The rock itself varies from quite fine-grained sandstone, to material that appears to have some calcium in it, to conglomerates that vary from gravel to large river stones. In the canyon, the rock is reasonably solid, but higher up it is very fragile. There’s an enormous number of overhangs, many of which contain holes and arches. When exploring from above, you need to be very careful of these thin, fragile edges, which are often topped with loose pebbles.
Torrens Creek Locale
Torrens Creek is the nearest locality, approximately 60km from the base camp. The pub in Torrens Creek (Exchange Hotel - 07 4795 5990) offers:
- Unpowered camping, $5 per person (includes hot showers)
- The kitchen is open until 9pm every night
- Can refill drinking water containers
- Diesel and petrol are available
- Small, unheated swimming pool
If you need to go to an actual town with shops, it’s a full-day affair. Hughenden is the nearest town, but quite limited. It is approximately 110km from camp. Charters Towers is much more substantial, but about 200km away.
The main road into the park and Sawpit Gully are of decent condition and are usually well-graded by dozers.
Poison Valley Road is apparently reasonable but can be extremely boggy in the wet (should be dry when we are going). There are washed-out sections that can easily be avoided.
The turnoff for the road leading to the Warang section is approximately 10km west of Torrens Creek. The signpost is marked "Spring Hill Road and White Mountains Road". This road from the Flinders Highway to Warang Hut was upgraded in ~2016 and graded again in 2022. It mostly remains in good condition. Take care of washouts when crossing Bullock Creek.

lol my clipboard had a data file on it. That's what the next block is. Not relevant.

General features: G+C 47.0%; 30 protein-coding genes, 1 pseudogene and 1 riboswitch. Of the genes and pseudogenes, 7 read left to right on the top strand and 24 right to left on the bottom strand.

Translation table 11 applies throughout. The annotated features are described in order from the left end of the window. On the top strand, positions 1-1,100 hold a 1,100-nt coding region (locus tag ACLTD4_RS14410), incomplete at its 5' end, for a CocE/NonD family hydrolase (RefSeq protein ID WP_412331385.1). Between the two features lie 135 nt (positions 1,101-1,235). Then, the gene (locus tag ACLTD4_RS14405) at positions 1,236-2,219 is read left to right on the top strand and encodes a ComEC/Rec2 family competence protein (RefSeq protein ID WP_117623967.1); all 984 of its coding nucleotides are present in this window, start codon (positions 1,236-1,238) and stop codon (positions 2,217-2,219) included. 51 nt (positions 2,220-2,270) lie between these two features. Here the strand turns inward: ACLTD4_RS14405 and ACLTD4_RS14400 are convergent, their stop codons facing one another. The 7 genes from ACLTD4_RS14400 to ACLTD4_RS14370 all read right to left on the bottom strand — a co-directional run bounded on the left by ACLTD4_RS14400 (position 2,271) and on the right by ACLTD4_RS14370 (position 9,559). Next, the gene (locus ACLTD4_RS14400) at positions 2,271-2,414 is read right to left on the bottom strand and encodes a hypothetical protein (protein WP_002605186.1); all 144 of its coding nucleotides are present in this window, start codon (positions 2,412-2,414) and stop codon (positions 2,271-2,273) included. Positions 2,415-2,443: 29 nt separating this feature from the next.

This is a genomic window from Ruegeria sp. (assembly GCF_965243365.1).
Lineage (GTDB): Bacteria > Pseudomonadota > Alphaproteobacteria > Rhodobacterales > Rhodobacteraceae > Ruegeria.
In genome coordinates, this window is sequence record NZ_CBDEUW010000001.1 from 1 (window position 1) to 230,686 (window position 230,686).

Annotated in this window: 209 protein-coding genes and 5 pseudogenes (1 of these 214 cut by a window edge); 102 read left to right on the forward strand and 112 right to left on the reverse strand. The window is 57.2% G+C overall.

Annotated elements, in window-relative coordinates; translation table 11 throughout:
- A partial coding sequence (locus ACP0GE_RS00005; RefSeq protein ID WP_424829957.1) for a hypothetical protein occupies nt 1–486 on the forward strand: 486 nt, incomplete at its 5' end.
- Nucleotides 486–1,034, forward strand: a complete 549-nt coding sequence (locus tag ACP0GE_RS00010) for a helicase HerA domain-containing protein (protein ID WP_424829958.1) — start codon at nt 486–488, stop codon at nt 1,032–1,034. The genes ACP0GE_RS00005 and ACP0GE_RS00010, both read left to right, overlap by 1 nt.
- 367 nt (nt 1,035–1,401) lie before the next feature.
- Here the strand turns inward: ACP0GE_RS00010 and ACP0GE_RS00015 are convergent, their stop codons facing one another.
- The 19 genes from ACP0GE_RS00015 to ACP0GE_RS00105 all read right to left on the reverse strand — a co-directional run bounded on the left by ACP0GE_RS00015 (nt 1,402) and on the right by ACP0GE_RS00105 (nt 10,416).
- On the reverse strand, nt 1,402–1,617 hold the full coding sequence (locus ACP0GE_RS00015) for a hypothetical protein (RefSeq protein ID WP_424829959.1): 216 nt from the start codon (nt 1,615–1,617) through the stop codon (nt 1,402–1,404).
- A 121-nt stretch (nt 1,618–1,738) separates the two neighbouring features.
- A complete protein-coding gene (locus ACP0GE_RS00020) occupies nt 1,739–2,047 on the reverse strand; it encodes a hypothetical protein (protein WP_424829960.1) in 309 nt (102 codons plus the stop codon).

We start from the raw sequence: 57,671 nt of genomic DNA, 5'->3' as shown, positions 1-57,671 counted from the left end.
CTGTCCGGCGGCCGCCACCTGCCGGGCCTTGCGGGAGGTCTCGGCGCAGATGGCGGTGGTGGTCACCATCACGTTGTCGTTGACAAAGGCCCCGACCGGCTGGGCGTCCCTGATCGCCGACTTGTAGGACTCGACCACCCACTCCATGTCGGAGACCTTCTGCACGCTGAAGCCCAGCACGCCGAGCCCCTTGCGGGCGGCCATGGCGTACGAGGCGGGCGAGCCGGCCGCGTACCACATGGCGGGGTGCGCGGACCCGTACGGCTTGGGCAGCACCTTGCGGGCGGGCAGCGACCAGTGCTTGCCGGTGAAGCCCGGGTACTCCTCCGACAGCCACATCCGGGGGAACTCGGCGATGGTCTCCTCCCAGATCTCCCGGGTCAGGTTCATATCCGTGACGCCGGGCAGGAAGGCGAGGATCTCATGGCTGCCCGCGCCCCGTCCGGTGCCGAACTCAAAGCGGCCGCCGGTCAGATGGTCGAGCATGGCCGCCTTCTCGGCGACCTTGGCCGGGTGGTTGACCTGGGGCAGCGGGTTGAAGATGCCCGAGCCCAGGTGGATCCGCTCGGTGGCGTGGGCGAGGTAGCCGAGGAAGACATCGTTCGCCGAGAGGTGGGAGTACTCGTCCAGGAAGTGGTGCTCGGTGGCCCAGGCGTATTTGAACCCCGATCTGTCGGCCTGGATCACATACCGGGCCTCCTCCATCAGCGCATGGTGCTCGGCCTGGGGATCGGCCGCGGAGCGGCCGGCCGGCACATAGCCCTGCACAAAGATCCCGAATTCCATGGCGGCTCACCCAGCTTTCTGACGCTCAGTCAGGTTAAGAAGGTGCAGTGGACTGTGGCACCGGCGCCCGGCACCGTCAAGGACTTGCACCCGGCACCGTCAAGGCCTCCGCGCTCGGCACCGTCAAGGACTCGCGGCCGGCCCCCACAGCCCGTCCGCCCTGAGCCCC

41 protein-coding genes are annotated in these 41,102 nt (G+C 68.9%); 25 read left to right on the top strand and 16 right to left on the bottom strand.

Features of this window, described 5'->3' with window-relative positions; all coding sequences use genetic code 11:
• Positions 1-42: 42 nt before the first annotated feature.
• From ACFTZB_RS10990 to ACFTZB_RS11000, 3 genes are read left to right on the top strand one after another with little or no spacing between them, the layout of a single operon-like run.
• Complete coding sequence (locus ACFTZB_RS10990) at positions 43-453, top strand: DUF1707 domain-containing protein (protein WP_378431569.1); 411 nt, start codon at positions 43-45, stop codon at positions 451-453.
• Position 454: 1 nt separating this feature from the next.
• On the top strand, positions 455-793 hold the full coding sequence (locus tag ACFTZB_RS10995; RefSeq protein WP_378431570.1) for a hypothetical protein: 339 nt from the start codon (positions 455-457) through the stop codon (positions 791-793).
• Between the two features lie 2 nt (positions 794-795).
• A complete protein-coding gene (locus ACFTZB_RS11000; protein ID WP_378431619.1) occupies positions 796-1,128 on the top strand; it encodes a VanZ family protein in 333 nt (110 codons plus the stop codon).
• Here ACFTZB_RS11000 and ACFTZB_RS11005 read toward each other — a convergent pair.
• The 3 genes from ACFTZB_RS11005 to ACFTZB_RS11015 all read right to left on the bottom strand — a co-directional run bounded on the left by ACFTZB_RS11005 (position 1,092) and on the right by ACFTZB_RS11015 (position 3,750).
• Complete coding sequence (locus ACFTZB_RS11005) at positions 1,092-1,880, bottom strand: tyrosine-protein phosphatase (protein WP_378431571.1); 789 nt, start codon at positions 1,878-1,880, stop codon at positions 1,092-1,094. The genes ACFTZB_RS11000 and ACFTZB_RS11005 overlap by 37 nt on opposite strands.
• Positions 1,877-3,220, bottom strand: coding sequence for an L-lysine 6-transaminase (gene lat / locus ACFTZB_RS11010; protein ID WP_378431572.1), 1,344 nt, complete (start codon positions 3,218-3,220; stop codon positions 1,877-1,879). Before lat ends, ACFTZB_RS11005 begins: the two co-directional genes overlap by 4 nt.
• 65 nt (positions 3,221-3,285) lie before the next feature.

The Sandstone Wall track was graded at a similar time so is in good condition.
The track northwest of Warang Hut and the other tracks marked on the map in this area are of unknown condition and may not be negotiable in vehicles. Aerial imagery suggests that they are disused and overgrown.
The nearest weather stations are in Hughenden and Charters Towers. BOM provides weather forecasts for Torrens Creek. The area we will be in is 60km away and 250m higher in altitude, so conditions can differ. Daytime temps will reach the high 20s or low 30s, while nighttime temps are unlikely to get much below 10.
Rain is very unlikely in May to September. On average, they have just over one day of rain in the month of September, with average monthly totals of less than 10mm.
You can look at the long-term climate statistics for the two nearest weather stations below: